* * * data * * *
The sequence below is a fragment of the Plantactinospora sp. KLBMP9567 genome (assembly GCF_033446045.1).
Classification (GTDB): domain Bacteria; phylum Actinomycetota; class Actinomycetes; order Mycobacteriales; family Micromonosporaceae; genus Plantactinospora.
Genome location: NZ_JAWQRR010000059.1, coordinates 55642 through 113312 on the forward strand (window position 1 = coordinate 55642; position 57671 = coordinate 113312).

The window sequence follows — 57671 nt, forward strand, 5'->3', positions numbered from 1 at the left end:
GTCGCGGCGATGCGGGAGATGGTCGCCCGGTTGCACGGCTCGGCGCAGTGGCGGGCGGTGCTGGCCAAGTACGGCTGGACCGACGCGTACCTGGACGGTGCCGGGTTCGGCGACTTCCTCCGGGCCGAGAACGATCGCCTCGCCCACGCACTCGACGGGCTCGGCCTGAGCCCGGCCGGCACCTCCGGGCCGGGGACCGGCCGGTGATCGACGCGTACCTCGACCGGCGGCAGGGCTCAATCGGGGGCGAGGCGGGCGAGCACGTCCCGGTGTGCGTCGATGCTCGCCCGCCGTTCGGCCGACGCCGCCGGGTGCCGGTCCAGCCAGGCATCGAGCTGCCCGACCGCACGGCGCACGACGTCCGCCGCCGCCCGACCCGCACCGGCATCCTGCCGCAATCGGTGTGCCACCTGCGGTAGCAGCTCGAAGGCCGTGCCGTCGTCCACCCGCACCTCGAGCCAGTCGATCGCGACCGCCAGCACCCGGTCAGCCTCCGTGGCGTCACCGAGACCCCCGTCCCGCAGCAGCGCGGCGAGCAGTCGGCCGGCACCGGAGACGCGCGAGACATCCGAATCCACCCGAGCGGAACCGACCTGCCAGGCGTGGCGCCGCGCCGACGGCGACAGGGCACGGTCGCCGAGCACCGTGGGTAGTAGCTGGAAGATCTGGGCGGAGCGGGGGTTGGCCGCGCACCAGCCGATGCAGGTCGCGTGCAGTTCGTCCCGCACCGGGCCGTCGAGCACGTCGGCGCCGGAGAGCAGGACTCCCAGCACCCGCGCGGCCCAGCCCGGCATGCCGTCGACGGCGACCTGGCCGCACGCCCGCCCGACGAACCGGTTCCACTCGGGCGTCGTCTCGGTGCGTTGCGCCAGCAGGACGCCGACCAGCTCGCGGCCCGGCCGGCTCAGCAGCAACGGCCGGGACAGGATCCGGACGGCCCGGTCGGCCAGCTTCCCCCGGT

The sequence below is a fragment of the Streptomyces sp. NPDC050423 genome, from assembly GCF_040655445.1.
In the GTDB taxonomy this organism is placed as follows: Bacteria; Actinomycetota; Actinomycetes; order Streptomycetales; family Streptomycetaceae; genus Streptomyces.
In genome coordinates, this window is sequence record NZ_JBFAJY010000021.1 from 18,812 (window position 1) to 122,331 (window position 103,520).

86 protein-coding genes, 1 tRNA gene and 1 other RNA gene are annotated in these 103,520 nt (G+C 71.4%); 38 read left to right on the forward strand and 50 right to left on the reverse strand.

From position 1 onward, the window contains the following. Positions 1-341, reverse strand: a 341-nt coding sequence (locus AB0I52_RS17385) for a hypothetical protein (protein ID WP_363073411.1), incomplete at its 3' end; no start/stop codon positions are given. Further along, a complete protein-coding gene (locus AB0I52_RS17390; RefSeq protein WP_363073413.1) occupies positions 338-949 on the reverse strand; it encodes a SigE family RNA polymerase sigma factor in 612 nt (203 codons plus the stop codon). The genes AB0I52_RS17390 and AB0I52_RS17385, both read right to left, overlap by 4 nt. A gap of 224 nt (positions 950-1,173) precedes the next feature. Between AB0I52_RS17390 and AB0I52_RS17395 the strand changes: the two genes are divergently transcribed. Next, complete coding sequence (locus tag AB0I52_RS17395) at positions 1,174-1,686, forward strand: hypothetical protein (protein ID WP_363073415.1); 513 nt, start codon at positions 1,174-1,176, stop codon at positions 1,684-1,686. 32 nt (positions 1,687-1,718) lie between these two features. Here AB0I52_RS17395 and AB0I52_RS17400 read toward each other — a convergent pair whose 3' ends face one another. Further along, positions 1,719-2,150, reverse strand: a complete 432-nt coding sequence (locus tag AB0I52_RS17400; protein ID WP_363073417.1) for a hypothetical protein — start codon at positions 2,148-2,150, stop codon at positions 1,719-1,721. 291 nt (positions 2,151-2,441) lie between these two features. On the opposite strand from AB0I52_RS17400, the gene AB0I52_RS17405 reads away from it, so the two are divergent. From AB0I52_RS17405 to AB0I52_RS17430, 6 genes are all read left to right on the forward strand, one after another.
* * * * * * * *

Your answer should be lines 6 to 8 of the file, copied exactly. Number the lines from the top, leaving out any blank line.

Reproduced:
The sequence below is a fragment of the Streptomyces sp. NPDC050423 genome, from assembly GCF_040655445.1.
In the GTDB taxonomy this organism is placed as follows: Bacteria; Actinomycetota; Actinomycetes; order Streptomycetales; family Streptomycetaceae; genus Streptomyces.
In genome coordinates, this window is sequence record NZ_JBFAJY010000021.1 from 18,812 (window position 1) to 122,331 (window position 103,520).